Margo Warnecke-Merck came from New York to Northern California in 1996, leaving an executive position with John Carl Warnecke and Associates and devoting herself to providing housing for lower-income families and persons with disabilities in Sonoma County. She brought along the business acumen and skills honed in a successful career in project management, design, and development. She’s comfortable talking development minutiae to bankers, lawyers, developers, and realtors. She’s also at home navigating through governmental planning processes and funding sources. She has a great sense of where, who, and how hard to push to get something done.
While not pursuing a traditional architectural career path, Warnecke-Merck feels that the work she is doing in affordable housing is actually the cutting edge of where architecture should be going. The real clients are “the people,” not the developers or the corporations. Too few architects understand how housing is developed through good housing element policies, through advocacy for very-low-income people with disabilities, through land-use planning, legislation, and—if need be—the court system. Developing special- needs and multi-family housing puts architects doing this work right in the middle of today’s social, environmental, political, and economic realities. This is where society’s most pressing problems and solutions lie.
In her role as president of the non-profit Community Housing Development Corporation of Santa Rosa, Warnecke-Merck has spearheaded efforts to build housing for very-low-income individuals in Sonoma Country, one of the most expensive places to live in the state. For a recently completed project, she put together a joint venture partnership of several non-profits to develop an innovative project of sixteen units of permanent supportive housing. Financing for the project was provided by the Corporation for Supportive Housing, the City of Santa Rosa, and other sources. These are groups that have not previously worked together, but, through Warnecke- Merck’s efforts, they are providing much needed housing.
Warnecke-Merck has a fierce determination to see that all persons in our communities have decent affordable housing. Do not tell her that land is too expensive or the constraints too great; in her mind, there are plenty of infill sites and possible joint ventures with for-profit developers to keep her non-profit busy. Her enthusiasm and energy are contagious— it’s hard to be around her for more than a few minutes without being enlisted in one or more of her projects.
Warnecke-Merck has a special talent for building coalitions and consensus. She’s organized coalitions of groups that had previously been at loggerheads, including environmental groups, labor unions, housing developers, homeless advocates, church groups, and community groups. She is one of the founding members of the Sonoma County Housing Coalition, a broad-based coalition of diverse groups and interests. She also currently serves on the governing council of the newly formed Housing Trust Sonoma County.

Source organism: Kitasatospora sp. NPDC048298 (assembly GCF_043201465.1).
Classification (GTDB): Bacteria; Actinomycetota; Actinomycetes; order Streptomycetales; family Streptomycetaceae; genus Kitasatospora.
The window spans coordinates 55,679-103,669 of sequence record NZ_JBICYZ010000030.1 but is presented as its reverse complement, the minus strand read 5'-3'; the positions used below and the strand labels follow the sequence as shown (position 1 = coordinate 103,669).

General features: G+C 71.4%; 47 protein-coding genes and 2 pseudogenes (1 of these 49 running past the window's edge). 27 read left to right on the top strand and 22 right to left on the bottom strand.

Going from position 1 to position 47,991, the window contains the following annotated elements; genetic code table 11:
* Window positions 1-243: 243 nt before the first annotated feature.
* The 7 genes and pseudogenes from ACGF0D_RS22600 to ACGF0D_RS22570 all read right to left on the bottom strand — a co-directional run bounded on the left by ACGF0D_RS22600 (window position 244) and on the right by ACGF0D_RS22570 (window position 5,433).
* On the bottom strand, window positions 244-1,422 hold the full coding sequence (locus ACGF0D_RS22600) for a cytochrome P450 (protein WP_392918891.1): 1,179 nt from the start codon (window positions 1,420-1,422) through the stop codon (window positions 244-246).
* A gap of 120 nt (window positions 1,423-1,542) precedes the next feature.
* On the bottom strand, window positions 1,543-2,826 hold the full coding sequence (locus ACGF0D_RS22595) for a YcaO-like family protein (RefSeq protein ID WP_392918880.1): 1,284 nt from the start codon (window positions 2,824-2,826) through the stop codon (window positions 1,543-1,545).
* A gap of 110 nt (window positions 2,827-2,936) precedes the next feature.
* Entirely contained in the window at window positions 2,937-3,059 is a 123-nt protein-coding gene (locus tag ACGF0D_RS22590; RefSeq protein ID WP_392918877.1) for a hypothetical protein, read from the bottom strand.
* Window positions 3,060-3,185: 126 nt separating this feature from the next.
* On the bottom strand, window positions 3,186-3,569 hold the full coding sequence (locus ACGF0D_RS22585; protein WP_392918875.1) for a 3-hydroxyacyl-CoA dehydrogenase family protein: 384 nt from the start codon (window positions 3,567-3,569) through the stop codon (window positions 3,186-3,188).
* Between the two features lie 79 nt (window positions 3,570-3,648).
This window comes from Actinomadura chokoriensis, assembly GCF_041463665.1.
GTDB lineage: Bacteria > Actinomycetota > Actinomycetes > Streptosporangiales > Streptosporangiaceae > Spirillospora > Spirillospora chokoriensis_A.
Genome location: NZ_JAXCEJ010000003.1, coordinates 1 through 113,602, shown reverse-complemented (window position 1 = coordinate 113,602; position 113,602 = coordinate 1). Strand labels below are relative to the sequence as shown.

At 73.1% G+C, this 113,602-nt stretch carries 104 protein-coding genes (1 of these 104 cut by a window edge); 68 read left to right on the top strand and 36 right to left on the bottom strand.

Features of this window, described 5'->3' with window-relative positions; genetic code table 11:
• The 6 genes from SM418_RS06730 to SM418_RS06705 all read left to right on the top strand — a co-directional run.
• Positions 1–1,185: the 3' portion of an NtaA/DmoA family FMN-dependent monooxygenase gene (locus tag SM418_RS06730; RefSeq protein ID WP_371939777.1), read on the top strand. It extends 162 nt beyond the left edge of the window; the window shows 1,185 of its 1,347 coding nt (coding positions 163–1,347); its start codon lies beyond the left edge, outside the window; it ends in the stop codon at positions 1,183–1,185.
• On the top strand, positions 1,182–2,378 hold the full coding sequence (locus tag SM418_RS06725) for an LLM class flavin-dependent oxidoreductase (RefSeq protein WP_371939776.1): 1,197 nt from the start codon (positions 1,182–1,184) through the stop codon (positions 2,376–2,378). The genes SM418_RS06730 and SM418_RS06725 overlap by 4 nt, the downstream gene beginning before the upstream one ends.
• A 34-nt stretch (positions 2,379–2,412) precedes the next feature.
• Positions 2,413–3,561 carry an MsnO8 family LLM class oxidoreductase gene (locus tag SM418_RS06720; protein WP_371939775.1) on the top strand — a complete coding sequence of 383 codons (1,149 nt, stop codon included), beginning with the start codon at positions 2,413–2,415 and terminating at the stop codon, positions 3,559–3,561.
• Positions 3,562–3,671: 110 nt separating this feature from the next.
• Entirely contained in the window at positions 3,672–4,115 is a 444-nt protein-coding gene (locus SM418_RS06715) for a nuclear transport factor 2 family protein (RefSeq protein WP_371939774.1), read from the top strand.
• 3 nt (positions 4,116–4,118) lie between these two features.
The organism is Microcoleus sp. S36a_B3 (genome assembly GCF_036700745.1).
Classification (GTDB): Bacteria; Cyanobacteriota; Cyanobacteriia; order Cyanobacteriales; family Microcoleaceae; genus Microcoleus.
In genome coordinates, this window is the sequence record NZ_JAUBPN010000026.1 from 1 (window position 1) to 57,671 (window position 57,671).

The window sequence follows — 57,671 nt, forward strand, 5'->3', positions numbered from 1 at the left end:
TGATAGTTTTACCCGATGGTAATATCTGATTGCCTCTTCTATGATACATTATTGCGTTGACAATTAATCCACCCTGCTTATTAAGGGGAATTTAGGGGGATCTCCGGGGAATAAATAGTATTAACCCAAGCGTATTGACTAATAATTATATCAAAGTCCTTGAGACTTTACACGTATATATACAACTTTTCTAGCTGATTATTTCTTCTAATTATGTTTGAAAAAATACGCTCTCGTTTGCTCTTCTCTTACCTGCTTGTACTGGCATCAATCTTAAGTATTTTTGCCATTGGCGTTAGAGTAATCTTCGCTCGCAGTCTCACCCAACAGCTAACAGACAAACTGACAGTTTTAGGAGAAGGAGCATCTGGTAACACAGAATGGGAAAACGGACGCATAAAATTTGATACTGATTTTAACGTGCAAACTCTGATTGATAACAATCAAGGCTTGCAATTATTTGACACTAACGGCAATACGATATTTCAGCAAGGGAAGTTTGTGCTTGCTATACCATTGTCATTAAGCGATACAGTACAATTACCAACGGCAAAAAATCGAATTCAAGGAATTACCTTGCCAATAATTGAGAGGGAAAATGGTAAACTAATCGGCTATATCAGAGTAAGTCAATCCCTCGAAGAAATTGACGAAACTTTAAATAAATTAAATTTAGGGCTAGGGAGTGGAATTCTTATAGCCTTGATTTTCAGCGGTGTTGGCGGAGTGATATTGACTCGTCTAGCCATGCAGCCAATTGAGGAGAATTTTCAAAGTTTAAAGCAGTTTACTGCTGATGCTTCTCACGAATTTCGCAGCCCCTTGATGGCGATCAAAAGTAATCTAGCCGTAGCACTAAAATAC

Warnecke-Merck’s unique talent for bringing diverse interests together to deal with the affordable housing crisis is most apparent in her work on behalf of persons with disabilities. She was instrumental in building a statewide coalition to advocate for passage of legislation to prohibit local governments from discriminating against persons with disabilities in zoning and land use policies and activities. The 2002 legislation, known as SB 520, also requires local governments to conduct periodic assessments of housing needs; to remove constraints in zoning and land use ordinances to housing; and to provide reasonable accommodation to housing developers, providers, and consumers.
In addition to her many other activities, Warnecke-Merck has been a major catalyst, advocate, and activist in a diverse coalition of groups and individuals known as the Housing Advocacy Group (HAG). This group works to encourage housing development for lower-income households and persons with special needs. In addition to those avenues, HAG has successfully filed lawsuits against local governments that fail to meet their affordable housing obligations. The results have been significant: Santa Rosa opened a new 40-bed shelter, with plans for an additional 40 beds to open next year, and the County also opened a 40-bed shelter. Warnecke-Merck understands that getting public officials to do the right thing sometimes requires more than just being “nice” to them. If necessary, she is prepared to be not so nice. For someone as nice as she, that takes courage.